The prospect of qualifying a referendum that seeks to repeal a gay-inclusive domestic partnership law in Washington State significantly improved Tuesday after officials altered their reporting methods.

The cumulative error rate for Referendum 71 was so high last week that one lawmaker said he believed the measure would not make the ballot.

Openly gay Washington State Senator Ed Murray, a Democrat from Seattle who sponsored the law in the Senate, wrote on his blog Thursday: “... the current rate of invalid signatures clearly suggests that R-71 won't make the ballot.”

Lurking behind the numbers, however, were “veteran master checkers,” who have been busy reviewing hundreds of previously invalidated – and publicly reported – signatures.

“... hundreds of signatures were not initially found on voter rolls by the checker, but a later check by the veteran master checkers did make a match,” Dave Ammons, a spokesman for the Secretary of State's office, wrote in a blog post.

Adding to the confusion is the fact that officials altered how they calculate the cumulative percentage of rejected signatures last week.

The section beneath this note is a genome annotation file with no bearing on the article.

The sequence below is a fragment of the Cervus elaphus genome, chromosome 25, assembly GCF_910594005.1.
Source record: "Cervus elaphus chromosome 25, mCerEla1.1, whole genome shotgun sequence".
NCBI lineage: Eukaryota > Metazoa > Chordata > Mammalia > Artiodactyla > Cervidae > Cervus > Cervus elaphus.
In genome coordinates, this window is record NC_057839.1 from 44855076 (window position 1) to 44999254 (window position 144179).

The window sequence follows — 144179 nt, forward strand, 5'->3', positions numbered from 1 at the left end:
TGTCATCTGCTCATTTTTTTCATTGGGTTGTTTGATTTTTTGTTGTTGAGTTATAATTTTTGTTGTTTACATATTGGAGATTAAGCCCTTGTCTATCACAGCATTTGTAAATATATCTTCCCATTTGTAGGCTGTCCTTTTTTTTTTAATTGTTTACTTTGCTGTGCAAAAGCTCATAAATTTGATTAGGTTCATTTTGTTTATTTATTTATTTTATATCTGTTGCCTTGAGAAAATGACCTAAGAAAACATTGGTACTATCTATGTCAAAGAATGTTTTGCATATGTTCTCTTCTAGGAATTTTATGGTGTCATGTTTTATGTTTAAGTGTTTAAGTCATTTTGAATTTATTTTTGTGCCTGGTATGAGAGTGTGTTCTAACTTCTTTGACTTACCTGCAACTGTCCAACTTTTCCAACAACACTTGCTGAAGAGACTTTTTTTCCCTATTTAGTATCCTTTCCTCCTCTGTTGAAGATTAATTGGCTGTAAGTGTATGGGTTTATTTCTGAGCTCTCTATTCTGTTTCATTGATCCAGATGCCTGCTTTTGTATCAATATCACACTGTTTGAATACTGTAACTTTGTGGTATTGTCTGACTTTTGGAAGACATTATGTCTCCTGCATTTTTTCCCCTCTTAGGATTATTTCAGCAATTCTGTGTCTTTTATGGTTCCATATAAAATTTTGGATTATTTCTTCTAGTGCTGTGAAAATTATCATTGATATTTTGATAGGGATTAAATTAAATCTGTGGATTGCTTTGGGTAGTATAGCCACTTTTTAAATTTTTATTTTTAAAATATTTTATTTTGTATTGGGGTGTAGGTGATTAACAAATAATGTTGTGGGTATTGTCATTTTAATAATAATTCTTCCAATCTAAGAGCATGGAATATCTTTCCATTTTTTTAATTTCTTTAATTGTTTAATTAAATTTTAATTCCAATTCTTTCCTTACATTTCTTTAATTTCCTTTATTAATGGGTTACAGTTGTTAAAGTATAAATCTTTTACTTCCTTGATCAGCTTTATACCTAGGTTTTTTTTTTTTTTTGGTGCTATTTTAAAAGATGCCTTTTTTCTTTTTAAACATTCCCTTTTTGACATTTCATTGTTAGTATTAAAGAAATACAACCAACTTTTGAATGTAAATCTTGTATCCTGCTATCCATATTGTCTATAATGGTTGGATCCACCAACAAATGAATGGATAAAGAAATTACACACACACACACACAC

The changes have given Referendum 71 a second chance at qualifying.

Totals reported on Tuesday gave the previously haggard petition a new rosy glow. The current error rate dropped to 10.42 percent, about 2 percent lower than the 12.4 percent it can withstand. Officials reported that 33,214 out of 137,689 signatures submitted have been checked (and “veteran master checked”) with 3,462 rejected.

If it qualifies and fails in November, the measure would only repeal rights approved by the Legislature this year, the second time the domestic partnership law has been extended. Governor Chris Gregoire signed into law the original bill that created the domestic partnership law and the two extensions. The law's final extension was dubbed the “everything but marriage” law by the media.

State Elections Director Nick Handy called the count “too close to call,” and cautioned against drawing conclusions based on the sample made public.

Counting is expected to continue into next week.